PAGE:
It's Friday!  Let's take the time to Celebrate the Small Things with VikLit!

The weather here is getting warmer.  We've had a couple of really warm days, so the insane amount of snow that we've had blanketing the ground for months is beginning to melt. There are still mountains of snow all over, and there are rivers of water running through the streets (and huge puddles everywhere), but it's all hinting toward the arrival of spring.  Bring it on!

Taking advantage of the warmer weather, I've taken the kids for walks a couple of times this week.  Going to the park is out of the question since a good portion of it is too wet from the melting to be advisable, but that will surely dry out soon enough.  Well, maybe not soon enough for the kids, but we'll get there.

The time change left my kids confused about their bedtime, and it took a couple of days to adjust.  Fortunately, they're heading back toward a normal sleeping schedule, which is a relief to me.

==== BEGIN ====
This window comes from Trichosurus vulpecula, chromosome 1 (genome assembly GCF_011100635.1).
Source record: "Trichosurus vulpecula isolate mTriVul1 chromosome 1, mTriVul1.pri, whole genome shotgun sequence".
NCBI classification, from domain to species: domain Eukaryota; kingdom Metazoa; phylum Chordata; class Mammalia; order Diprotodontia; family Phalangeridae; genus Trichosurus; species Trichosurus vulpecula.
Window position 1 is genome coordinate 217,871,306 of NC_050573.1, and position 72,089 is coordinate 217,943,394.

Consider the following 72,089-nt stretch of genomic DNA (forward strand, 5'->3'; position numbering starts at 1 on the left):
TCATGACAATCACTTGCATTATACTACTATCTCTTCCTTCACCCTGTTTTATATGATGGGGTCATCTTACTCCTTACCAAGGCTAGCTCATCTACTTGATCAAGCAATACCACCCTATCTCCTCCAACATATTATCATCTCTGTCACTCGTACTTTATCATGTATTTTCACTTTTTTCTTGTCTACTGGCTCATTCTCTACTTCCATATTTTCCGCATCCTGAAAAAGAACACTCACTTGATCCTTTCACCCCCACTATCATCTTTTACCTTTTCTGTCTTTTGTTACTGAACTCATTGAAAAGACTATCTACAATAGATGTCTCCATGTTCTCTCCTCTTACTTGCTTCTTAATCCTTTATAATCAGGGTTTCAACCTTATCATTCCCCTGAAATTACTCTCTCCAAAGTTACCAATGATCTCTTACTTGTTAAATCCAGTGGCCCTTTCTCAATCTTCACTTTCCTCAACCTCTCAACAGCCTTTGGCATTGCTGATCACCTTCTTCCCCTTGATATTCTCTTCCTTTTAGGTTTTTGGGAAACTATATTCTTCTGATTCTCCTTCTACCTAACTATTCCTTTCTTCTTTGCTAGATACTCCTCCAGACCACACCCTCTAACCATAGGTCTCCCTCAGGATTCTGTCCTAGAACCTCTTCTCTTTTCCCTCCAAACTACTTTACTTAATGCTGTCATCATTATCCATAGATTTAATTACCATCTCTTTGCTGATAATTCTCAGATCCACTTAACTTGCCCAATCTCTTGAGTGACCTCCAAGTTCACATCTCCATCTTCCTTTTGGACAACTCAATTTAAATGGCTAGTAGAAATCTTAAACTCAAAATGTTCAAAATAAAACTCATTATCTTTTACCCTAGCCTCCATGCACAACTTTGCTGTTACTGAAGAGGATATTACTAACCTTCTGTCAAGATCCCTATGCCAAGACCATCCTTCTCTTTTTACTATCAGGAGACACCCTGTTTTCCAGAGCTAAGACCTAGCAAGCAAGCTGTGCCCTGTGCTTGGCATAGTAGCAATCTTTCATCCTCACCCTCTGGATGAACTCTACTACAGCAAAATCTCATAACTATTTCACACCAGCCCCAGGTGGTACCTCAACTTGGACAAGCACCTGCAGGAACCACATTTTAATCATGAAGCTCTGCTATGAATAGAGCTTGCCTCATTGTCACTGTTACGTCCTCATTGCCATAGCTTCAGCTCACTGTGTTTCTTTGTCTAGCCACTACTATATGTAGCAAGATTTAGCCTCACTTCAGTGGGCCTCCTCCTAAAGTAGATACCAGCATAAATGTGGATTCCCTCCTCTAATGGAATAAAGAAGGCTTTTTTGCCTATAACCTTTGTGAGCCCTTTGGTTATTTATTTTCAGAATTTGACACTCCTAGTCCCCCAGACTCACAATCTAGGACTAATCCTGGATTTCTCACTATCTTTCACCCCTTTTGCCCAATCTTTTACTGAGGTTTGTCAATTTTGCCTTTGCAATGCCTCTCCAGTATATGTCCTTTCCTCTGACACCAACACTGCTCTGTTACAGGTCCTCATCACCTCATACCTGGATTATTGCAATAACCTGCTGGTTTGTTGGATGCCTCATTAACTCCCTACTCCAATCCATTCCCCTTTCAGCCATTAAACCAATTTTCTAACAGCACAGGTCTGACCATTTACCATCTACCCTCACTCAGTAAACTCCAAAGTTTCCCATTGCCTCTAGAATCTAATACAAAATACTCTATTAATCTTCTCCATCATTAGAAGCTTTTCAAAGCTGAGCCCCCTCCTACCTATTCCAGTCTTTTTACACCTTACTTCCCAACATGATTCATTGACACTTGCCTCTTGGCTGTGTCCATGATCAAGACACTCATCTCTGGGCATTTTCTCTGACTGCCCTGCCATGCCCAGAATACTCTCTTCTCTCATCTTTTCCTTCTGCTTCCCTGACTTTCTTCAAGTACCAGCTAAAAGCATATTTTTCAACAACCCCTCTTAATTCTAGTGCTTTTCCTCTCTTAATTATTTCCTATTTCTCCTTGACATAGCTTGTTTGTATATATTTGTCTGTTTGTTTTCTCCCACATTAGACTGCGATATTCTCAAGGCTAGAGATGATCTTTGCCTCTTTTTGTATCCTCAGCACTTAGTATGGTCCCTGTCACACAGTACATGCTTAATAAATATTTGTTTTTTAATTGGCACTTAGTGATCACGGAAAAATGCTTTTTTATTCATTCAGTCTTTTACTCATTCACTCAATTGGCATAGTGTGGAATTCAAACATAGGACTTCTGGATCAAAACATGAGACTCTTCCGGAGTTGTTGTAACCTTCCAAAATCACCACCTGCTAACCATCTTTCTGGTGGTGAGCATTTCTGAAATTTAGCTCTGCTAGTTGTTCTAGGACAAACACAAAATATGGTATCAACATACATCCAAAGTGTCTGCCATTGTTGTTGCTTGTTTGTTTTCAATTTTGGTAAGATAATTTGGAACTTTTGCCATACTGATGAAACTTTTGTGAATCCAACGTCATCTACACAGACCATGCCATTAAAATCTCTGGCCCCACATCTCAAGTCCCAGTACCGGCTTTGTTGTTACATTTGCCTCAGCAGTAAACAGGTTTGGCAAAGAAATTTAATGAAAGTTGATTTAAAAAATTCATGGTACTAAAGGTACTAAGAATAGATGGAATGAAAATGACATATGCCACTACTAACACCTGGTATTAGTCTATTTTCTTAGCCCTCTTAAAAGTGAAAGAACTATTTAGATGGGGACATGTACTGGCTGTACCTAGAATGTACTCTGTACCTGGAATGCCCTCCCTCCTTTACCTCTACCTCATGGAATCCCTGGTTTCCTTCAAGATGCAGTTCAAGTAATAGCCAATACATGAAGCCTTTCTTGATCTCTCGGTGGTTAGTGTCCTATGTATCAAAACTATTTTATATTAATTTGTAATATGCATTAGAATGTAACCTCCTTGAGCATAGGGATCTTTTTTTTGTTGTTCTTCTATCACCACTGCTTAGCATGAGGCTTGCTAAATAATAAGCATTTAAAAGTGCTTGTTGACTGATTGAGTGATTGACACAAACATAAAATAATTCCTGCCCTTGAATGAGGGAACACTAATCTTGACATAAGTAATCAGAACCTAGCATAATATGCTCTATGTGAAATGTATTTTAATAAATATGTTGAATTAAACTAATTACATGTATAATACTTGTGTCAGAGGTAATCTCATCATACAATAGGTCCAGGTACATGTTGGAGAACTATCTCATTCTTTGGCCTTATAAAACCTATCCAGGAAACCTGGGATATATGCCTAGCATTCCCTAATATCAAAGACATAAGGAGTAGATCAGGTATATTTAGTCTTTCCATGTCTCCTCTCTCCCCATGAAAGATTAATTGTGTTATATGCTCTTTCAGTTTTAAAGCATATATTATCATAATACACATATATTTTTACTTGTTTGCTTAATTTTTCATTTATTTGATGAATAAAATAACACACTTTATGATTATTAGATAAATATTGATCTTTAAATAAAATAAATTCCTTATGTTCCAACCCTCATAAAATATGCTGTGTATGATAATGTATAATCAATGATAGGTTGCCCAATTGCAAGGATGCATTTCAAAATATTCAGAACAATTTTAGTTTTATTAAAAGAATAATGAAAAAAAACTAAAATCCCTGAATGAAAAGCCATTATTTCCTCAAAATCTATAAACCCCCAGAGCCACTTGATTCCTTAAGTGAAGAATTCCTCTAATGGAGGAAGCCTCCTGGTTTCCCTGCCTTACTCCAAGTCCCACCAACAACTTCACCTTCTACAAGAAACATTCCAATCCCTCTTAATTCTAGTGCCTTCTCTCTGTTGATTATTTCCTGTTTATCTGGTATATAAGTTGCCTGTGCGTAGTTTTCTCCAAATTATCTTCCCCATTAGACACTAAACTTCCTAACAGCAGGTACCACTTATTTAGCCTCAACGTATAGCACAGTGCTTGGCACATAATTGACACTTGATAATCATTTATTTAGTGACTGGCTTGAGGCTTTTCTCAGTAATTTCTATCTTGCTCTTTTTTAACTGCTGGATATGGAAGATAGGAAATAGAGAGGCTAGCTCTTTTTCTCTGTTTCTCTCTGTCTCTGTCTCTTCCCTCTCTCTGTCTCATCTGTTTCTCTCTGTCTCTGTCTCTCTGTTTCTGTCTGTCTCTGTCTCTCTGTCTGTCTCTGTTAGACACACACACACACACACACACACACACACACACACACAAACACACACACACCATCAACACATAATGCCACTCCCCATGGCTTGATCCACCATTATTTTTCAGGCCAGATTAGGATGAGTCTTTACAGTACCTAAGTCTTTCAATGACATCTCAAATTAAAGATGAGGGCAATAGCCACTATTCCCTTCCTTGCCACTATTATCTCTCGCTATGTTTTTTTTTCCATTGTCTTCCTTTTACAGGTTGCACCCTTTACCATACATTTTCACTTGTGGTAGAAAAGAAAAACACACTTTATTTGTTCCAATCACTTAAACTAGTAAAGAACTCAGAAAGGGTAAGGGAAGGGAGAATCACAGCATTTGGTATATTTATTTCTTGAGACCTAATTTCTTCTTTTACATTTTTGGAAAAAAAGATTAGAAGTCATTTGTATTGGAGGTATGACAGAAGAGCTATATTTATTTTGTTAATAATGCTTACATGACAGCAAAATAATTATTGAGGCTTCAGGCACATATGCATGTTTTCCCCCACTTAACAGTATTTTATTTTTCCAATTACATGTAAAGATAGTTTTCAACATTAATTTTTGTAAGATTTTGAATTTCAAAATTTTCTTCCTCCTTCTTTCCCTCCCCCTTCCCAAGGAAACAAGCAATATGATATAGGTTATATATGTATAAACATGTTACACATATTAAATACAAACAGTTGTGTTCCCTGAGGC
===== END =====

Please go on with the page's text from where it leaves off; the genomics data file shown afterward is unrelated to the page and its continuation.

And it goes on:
I also read a couple of good books this week, which is always worth celebrating.

What would you like to celebrate?

Tuesday, March 11, 2014

Express Yourself: Catchphrases and Sayings

The Express Yourself Weekly Meme is hosted by Jackie @ Bouquet of Books and Dani @ Entertaining Interests.

The question for this week is: What saying or catchphrase do you say ALL the time?

When I'm frustrated, instead of saying that I'm going crazy, I say "This is driving me nucking futs!"

I also often say something along the lines of "If I'd ever been sane to begin with, my sanity would be in peril right now."

Sometimes, when I'm in a situation where someone might say that "you're damned if you do and you're damned if you don't", I'll say "Well, there's my Kobayashi Maru for the day!"